Brussels proposes to create a new category of vehicles to circumvent the German ban on the end of combustion cars |  Economy

Brussels proposes to create a new category of vehicles to circumvent the German ban on the end of combustion cars | Economy

Brussels has launched a proposal to circumvent the unexpected German veto on the European ban on the sale of new combustion cars from 2035, which has created indignation among many members of the Twenty-seven and even concern, due to the dangerous political precedent that implies that a a large country in the EU to reverse an agreement practically closed by all parties. The idea of ​​the European Commission, which has not yet accepted Berlin, would be to create a new category of vehicles that use the so-called e-fuelsas claimed by Germany, although, yes, exclusively and with guarantees that fossil fuels cannot be used.

The Brussels text, to which EL PAÍS has had access and which was advanced by the Reuters agency, has been presented to Berlin under great discretion in view of the irritation of other capitals over the stubborn no German. The proposal requires various guarantees from the manufacturers of these vehicles, which would continue to use combustion engines, to ensure that, in no case, drivers will be able to refuel with fossil fuels after 2035, the extreme that the original European agreement sought to avoid to accelerate the goal for the EU to reduce its greenhouse gas emissions by at least 55% by 2030 – compared to 1990 levels – and to achieve climate neutrality by 2050.

The positions seemed entrenched in view of the fact that both the European Commission, author of the proposal, and several countries, especially France and Spain, had strongly opposed retouching the arduously negotiated text in a trilogue format (Council and Parliament, with the presence of the Commission ). This same Tuesday, two days after the start of a summit of European leaders in Brussels that will bring together, among others, the German Chancellor, Olaf Scholz, with the French President, Emmanuel Macron, the French Minister of Foreign Affairs, Catherine Colonna, returned to ask Germany to stop blocking the deal.

“We reached an agreement that there would be no thermal vehicles by 2035. I think we should stick to what we agreed to, and I have no doubt that the Germans are going to reach an agreement within their (governing) coalition,” Colonna said. France fears that reforming the text could cause a further delay for the European automobile industry in the race for electric cars, in which countries like China or the United States, he recalls, already have a considerable advantage. But the German rejection has also been gaining some supporters, especially Italy, whose government also says it is irritated with what it considers a “furious decarbonization policy” from Brussels.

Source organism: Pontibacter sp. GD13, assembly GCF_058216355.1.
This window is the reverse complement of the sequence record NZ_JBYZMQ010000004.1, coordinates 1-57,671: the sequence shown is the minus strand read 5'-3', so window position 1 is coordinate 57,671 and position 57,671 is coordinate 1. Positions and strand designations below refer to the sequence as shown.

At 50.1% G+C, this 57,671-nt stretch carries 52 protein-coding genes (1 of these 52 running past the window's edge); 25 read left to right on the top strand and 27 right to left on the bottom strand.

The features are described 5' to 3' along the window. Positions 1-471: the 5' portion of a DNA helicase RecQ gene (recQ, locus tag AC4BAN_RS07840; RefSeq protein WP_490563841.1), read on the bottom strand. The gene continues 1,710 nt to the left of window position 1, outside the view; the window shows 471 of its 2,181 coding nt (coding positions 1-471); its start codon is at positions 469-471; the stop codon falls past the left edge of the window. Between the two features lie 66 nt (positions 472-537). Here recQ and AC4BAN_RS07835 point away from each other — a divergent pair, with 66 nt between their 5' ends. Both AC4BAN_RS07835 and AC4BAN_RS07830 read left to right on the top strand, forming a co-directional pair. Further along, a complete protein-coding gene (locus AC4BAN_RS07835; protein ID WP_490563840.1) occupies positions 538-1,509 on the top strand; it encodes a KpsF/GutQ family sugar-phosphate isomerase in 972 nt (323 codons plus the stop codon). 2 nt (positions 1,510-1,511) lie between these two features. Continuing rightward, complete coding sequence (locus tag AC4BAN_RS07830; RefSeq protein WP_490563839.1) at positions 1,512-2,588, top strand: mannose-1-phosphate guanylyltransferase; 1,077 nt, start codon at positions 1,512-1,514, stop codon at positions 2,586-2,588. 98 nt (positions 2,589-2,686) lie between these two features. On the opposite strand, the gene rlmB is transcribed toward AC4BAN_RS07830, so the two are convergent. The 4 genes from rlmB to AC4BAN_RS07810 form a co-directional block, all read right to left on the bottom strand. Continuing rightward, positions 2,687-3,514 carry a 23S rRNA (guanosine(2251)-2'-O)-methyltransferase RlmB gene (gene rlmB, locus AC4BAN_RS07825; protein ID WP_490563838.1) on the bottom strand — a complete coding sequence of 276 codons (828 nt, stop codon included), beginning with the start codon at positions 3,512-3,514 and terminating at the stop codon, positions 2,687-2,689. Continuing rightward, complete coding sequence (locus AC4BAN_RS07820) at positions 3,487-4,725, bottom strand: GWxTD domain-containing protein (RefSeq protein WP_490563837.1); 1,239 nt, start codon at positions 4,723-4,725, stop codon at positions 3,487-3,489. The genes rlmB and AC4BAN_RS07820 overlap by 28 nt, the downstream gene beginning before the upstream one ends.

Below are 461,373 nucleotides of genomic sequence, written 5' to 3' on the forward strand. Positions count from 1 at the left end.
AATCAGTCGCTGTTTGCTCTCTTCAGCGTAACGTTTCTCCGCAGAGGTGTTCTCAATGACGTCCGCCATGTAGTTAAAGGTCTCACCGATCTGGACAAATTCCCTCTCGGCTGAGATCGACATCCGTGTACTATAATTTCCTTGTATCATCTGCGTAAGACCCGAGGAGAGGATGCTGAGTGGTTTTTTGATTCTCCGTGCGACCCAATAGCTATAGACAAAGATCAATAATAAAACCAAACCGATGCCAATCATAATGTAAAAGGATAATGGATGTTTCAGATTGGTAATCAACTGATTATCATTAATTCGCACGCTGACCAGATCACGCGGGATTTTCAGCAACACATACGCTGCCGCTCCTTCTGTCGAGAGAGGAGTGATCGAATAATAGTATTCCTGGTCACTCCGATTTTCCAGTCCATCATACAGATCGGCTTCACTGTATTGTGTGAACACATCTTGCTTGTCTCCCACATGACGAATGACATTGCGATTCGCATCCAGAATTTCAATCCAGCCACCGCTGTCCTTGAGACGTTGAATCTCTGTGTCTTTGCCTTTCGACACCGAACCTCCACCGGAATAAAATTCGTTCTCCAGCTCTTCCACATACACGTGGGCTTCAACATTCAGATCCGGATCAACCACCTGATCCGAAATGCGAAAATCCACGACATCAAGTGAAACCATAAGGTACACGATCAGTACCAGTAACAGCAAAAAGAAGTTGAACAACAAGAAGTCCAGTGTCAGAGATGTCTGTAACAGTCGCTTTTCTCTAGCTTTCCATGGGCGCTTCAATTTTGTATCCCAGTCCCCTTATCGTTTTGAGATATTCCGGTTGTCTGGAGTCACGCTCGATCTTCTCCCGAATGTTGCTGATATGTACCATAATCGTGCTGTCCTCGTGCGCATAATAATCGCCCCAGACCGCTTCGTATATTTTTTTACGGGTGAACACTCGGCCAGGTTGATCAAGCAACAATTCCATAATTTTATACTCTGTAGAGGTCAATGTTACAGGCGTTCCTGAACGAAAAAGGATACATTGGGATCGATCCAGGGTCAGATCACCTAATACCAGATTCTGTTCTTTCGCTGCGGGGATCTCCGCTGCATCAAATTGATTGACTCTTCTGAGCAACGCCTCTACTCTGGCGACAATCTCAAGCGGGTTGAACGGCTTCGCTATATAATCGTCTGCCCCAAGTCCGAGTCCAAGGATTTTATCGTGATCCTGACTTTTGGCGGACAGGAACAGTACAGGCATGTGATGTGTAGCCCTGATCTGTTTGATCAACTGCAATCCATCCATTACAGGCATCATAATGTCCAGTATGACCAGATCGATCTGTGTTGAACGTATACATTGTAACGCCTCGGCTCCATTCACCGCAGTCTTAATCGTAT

Until today, community and diplomatic sources assure that not a single comma of the original document will be touched. But made the rule, made the trap, and it would not be the first time that Brussels has found a back door to negotiate, without ever saying that word, a way out of an impasse.

This time, the solution would be not to change the negotiated text itself, but rather the rules on which it is based. Specifically, the regulations concerning the type approval of motor vehicles with regard to emissions. In this way, the two parties are allowed to maintain their positions: technically, the agreed text has not been renegotiated, but it serves the German demand to be able to build engines for use with synthetic fuels from 2035.

The key would be, according to various sources consulted in Brussels, in getting Berlin to accept that the formulation of “technological neutrality” that the Commission has always defended and that is in the preamble to the text agreed by the European institutions gives sufficient guarantees to German builders about what includes engines powered by synthetic fuels or e-fuels.

Berlin received the draft at the end of last week and, for now, has not accepted the solution proposed by Brussels. Officials at the Transport Ministry, run by liberal Volker Wissing, are currently working on an alternative draft. The discrepancies within the German coalition government, made up of Social Democrats, Greens and Liberals, have not been resolved. According to information from Der Spiegel, the Ministry of the Environment, in the hands of the Greens, would agree with the draft of the Commission, but the Liberals insist on another solution. Chancellor Scholz has demanded that the dispute be resolved before traveling to the summit of heads of state and government to be held this Thursday and Friday in Brussels.

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